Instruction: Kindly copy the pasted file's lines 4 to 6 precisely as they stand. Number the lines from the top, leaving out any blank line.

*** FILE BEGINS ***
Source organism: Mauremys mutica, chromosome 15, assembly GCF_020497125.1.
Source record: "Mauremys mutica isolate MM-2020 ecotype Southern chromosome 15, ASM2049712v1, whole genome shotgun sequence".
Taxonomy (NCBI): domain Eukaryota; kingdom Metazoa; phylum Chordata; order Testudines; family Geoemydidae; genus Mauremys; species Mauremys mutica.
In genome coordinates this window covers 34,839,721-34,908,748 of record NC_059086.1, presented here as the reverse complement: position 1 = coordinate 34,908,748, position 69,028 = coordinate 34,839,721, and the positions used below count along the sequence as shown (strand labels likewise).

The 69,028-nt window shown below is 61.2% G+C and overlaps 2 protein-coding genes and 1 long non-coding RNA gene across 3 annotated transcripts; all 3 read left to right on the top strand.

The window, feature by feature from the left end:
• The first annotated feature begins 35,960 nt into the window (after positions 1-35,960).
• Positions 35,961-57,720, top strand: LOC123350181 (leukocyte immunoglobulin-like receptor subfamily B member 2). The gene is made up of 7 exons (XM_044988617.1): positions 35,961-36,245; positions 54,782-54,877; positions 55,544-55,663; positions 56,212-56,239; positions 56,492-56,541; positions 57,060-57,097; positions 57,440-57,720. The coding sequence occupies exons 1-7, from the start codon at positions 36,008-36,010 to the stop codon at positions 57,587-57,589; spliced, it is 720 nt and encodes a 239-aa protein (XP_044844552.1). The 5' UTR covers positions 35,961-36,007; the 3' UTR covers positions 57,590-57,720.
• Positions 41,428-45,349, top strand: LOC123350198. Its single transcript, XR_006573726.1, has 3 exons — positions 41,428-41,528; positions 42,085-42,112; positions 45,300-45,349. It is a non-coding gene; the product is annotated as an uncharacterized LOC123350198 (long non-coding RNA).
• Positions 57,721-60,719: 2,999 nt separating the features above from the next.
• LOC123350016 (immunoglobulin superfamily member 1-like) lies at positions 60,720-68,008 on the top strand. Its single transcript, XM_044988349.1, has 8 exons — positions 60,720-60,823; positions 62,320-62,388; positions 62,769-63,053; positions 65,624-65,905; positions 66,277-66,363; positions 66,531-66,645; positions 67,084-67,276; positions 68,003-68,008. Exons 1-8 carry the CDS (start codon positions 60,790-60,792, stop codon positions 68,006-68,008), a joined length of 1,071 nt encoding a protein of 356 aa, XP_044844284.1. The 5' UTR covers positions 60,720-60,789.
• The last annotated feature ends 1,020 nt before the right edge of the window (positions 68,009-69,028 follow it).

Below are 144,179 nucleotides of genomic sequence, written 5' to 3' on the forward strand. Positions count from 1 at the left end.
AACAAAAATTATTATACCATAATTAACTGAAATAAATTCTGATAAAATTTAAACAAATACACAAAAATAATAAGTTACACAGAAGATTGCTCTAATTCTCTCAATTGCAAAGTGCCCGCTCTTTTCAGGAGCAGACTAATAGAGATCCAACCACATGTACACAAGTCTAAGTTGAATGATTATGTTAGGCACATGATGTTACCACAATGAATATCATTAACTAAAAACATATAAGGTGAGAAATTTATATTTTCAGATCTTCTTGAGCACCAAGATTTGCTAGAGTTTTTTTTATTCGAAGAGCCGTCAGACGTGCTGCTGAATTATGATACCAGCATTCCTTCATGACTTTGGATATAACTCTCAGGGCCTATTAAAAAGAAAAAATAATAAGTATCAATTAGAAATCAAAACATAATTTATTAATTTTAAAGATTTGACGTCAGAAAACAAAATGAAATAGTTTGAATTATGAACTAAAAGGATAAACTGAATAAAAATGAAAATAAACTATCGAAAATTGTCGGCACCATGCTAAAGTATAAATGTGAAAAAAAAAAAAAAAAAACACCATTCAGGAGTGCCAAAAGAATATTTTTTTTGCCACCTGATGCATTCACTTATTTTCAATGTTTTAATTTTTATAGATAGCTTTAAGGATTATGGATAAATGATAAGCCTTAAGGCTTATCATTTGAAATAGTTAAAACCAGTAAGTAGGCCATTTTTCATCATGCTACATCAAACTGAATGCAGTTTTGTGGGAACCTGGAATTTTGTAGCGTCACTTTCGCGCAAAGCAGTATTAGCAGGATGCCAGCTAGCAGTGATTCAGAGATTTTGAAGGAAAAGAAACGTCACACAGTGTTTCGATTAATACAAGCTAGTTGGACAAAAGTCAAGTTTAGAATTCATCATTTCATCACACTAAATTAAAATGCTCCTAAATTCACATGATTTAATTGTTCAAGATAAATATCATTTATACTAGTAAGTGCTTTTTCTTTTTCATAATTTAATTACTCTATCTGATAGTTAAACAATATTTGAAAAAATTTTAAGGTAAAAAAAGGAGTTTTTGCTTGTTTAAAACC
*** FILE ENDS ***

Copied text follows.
In genome coordinates this window covers 34,839,721-34,908,748 of record NC_059086.1, presented here as the reverse complement: position 1 = coordinate 34,908,748, position 69,028 = coordinate 34,839,721, and the positions used below count along the sequence as shown (strand labels likewise).

The 69,028-nt window shown below is 61.2% G+C and overlaps 2 protein-coding genes and 1 long non-coding RNA gene across 3 annotated transcripts; all 3 read left to right on the top strand.

The window, feature by feature from the left end: